I did not use a special leather foot, and encountered no problems at all. Of course I tried on scraps first and the result was good enough. Don’t know if a leather foot would have given even better results, but as the special leather foot for my Bernina costs 60 Euro I decided against that investment now.
For the leather I used special interfacing and cement glue to hold the seam allowances and to glue the straps before topstitching (it did feel more like a craft project at the start than a sewing project, one evening I was only glueing things together).
I ordered the kit to see what exactly is used (I don't have a lot of experience in bag making, just the one I made in March), but in the pattern itself the things you need are described clearly. For the bottom a special stiff interfacing and a plastic template is used.
Pattern Alterations or any design changes you made
As I used the “flat square rings” I had to alter the width of the straps. No big deal. But I did change the size for cutting and attaching for the straps that go onto the bag.
When you follow the instructions, you end up with straps on the bag that consist of 4 layers of fabric. When using fabric that might not be a problem, but with the leather I used that really is a lot of layers, as they have to be folded over the ring and topstitched, which means there are 9 layers of leather to go through. Though I trust my Bernina on almost everything, I assumed this would be too much.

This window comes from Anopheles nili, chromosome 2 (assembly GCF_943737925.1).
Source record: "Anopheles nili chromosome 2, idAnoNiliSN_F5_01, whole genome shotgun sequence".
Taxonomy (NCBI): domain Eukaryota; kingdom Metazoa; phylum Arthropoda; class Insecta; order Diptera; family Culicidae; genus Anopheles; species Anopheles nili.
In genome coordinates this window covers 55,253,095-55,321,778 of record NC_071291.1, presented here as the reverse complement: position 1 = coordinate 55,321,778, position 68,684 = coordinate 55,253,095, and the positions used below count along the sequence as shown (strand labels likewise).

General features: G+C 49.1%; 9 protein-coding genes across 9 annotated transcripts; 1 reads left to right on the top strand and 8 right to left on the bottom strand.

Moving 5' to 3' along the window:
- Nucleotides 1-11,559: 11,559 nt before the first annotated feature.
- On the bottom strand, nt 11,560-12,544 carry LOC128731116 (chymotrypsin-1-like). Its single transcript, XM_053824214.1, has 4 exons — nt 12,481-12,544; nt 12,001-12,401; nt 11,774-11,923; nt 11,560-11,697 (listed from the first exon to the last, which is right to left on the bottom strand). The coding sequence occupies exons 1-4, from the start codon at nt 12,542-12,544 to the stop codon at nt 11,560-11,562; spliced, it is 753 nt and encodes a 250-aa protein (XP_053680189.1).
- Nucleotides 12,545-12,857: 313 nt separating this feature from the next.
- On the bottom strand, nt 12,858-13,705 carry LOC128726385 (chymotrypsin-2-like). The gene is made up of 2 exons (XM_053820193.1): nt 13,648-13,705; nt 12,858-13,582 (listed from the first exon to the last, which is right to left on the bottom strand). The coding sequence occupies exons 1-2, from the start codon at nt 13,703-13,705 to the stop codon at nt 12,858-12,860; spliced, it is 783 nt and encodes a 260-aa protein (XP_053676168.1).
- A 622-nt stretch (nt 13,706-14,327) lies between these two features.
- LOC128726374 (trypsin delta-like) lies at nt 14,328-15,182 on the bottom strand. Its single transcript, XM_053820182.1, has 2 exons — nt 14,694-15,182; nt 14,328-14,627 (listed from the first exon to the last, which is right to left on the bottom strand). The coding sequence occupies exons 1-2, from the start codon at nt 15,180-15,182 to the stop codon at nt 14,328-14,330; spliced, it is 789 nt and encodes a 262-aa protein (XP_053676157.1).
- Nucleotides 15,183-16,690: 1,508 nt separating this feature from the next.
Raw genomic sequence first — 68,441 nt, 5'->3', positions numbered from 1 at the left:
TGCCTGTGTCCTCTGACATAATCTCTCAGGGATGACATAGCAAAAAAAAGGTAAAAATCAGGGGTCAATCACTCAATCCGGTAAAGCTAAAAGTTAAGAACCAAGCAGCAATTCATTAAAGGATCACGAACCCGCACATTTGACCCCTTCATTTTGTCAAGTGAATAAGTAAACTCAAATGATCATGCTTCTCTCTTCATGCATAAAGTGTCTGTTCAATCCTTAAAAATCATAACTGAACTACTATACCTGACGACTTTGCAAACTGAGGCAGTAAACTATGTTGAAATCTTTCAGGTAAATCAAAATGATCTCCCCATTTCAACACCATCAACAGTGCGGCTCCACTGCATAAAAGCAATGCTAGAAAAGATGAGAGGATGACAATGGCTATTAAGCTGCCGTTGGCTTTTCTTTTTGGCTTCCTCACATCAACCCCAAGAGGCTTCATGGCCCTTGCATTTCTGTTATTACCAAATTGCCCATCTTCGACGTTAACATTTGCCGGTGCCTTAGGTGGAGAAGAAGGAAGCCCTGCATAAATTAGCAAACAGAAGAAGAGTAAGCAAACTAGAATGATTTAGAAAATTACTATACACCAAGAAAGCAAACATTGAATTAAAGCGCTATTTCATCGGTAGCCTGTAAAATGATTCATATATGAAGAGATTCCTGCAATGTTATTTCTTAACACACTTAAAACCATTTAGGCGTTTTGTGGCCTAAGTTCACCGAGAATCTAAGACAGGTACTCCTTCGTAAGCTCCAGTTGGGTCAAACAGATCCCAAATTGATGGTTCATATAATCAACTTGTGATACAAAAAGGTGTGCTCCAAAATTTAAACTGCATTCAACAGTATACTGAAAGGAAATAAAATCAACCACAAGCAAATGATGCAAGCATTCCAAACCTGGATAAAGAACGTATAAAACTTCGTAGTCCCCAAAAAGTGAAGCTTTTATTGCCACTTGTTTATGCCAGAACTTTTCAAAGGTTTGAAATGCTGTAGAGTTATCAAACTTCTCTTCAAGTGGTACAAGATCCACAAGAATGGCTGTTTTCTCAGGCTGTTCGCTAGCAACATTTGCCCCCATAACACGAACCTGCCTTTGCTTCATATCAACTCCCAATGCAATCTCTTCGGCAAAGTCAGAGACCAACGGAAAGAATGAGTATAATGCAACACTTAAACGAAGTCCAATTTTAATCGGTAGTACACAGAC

For the strap on the bag it is enough to cut the width of the strap plus seam allowance. This decreases the number of layers that you have to topstitch on the bag by 2, and on the point of topstitching the ring to the bag it decreases 4 layers.
Be aware that you can’t do this when using a continuous strap!! You want the strap on top of the bag to be neat on both sides, there I used the pattern as provided.
As the black fabric I used was very thin, I folded this over a length of grosgrain (?) ribbon of the exact width needed. Here you can see a picture of that.
I topstitched the two centrelines before attaching the strap, and did the two outer topstitching lines and the horizontal line in one go. A picture of this says more than words.
Would you sew it again? Would you recommend it to others?
I do recommend the pattern, it’s a wonderful purse. I have another frame, that will be a purse for my daughter. She wants an oilcloth at the outside and we saw something nice when we were in the UK (but stupidly didn't buy. Do you know that feeling? We should have bought it when we saw it, and now regretting we didn't). Still looking for something here that has the same feeling.
Wonderful pattern, with nice details to make a purse that is a bit exceptional. And it's not a short review after all, I'm sorry.
Some pictures from the inside and the bottom. I share Connie's opinion that a zipper does not belong to this style, but I like a small zipper pocket in a bag so much, that I added it.